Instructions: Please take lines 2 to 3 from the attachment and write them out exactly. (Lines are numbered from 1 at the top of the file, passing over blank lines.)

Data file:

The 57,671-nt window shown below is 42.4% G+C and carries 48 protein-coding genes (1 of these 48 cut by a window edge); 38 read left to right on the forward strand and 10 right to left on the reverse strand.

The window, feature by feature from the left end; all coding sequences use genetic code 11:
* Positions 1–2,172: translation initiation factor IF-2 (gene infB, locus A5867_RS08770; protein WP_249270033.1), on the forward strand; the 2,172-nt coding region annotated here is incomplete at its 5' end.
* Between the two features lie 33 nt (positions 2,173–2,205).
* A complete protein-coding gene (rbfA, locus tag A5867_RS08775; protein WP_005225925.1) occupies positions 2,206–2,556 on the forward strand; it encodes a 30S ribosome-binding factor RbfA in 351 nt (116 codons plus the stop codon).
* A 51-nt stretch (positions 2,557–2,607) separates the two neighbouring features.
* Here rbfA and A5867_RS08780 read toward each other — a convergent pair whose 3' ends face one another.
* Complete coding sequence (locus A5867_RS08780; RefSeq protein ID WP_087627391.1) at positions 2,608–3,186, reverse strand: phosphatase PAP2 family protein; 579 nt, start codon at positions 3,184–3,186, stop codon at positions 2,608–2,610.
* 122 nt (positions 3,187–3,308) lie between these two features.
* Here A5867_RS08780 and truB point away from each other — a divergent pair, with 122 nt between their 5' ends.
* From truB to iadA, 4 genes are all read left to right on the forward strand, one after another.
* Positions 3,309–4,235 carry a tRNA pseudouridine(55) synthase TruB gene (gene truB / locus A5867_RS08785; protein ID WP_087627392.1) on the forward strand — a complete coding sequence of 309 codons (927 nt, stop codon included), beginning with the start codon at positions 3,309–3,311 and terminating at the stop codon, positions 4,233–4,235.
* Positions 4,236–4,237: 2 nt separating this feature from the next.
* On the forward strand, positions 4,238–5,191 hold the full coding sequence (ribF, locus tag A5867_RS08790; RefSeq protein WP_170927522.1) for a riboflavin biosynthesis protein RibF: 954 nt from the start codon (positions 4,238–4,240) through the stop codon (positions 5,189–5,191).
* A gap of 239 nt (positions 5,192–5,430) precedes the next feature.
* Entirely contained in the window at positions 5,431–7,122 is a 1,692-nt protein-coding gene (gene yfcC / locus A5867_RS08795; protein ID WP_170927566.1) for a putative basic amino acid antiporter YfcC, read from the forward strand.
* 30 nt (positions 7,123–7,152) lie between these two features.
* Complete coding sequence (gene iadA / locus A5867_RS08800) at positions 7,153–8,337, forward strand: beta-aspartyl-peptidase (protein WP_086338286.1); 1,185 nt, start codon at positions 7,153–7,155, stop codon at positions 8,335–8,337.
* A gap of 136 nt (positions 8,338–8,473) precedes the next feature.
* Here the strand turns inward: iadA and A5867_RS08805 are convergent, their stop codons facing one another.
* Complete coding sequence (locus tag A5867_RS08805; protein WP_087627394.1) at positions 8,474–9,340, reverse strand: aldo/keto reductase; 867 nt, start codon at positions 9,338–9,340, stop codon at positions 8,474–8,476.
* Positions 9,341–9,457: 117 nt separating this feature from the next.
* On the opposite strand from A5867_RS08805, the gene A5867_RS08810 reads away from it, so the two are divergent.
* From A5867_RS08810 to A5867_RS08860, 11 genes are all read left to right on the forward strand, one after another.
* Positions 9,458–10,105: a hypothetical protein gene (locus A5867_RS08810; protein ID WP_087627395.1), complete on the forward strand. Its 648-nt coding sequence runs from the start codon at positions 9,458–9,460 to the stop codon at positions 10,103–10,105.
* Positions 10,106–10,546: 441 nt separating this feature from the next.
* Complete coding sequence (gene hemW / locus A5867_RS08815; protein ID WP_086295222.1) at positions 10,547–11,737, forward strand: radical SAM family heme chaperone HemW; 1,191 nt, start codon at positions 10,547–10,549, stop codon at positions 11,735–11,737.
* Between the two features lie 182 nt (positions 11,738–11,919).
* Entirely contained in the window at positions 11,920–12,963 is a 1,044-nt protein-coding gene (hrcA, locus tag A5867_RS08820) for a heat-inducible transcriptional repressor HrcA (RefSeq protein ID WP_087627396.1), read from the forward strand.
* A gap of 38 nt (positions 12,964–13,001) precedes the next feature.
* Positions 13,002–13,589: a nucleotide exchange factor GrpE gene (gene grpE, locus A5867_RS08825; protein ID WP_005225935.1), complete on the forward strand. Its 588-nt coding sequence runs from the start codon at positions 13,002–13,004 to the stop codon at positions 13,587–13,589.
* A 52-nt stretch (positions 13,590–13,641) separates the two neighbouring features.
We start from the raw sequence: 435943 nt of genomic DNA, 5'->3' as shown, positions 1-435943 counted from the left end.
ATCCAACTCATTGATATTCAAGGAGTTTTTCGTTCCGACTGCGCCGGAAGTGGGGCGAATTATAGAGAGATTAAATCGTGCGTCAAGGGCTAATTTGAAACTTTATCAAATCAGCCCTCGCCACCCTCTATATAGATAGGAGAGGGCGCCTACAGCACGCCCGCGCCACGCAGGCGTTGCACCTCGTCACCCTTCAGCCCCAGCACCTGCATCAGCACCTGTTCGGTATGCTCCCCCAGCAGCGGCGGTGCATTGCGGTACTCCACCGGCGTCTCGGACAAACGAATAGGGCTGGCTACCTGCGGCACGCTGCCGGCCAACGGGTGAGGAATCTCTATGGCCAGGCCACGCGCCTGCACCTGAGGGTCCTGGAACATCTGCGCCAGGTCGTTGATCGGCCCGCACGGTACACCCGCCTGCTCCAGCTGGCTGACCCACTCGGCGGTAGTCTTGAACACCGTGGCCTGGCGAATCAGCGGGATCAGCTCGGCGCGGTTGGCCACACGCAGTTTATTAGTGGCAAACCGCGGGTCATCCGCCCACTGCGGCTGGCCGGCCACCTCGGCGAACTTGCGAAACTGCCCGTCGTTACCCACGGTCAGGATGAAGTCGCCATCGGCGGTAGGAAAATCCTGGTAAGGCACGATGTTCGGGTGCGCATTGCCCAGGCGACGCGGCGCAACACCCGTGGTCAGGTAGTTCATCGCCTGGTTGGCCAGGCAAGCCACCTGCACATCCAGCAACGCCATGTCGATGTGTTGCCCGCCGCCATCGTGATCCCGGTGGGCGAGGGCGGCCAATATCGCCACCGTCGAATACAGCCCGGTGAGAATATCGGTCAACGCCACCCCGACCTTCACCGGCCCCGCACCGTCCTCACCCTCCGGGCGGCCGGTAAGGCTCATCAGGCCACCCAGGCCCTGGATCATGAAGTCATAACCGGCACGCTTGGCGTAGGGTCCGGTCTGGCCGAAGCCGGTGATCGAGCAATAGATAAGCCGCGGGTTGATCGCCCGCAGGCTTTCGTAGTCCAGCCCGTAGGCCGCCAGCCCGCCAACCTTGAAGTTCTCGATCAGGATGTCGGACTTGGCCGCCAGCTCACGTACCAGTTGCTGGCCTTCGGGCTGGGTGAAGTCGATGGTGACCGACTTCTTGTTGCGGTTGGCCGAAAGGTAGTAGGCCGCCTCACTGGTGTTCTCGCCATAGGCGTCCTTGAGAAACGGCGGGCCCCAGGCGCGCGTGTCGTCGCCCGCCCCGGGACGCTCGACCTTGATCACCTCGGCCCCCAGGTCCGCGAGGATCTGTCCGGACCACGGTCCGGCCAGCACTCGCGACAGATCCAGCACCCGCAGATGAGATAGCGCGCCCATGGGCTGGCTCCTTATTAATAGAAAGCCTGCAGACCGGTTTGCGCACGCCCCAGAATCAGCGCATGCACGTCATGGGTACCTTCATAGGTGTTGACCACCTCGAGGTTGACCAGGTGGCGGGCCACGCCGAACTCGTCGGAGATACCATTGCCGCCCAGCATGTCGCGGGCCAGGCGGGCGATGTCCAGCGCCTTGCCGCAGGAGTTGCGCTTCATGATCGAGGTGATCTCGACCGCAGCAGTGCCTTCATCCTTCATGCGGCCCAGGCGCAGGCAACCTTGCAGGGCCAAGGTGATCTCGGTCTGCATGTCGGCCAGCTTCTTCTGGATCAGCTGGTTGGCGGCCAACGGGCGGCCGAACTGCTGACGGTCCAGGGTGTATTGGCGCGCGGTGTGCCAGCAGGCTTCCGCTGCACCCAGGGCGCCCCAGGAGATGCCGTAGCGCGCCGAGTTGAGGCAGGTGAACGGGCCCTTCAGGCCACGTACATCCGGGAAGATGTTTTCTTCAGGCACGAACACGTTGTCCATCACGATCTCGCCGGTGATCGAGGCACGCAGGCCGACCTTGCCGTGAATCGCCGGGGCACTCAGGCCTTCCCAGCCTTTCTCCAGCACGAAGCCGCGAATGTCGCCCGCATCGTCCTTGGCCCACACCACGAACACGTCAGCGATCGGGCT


The window, feature by feature from the left end; all coding sequences use genetic code 11:
* Positions 1–2,172: translation initiation factor IF-2 (gene infB, locus A5867_RS08770; protein WP_249270033.1), on the forward strand; the 2,172-nt coding region annotated here is incomplete at its 5' end.